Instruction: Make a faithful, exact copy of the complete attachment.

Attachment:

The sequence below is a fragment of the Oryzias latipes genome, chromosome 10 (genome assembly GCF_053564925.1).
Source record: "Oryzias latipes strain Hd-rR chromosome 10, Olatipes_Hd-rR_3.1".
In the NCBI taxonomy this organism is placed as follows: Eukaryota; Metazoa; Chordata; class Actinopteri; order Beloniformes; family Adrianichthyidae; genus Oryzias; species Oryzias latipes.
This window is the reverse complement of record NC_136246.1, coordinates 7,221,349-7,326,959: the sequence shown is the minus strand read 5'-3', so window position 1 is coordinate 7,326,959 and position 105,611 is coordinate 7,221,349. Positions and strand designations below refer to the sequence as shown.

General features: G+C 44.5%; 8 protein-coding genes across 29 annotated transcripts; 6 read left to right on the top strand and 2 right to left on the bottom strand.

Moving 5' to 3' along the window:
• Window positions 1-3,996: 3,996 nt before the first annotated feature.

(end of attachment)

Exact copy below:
The sequence below is a fragment of the Oryzias latipes genome, chromosome 10 (genome assembly GCF_053564925.1).
Source record: "Oryzias latipes strain Hd-rR chromosome 10, Olatipes_Hd-rR_3.1".
In the NCBI taxonomy this organism is placed as follows: Eukaryota; Metazoa; Chordata; class Actinopteri; order Beloniformes; family Adrianichthyidae; genus Oryzias; species Oryzias latipes.
This window is the reverse complement of record NC_136246.1, coordinates 7,221,349-7,326,959: the sequence shown is the minus strand read 5'-3', so window position 1 is coordinate 7,326,959 and position 105,611 is coordinate 7,221,349. Positions and strand designations below refer to the sequence as shown.

General features: G+C 44.5%; 8 protein-coding genes across 29 annotated transcripts; 6 read left to right on the top strand and 2 right to left on the bottom strand.

Moving 5' to 3' along the window:
• Window positions 1-3,996: 3,996 nt before the first annotated feature.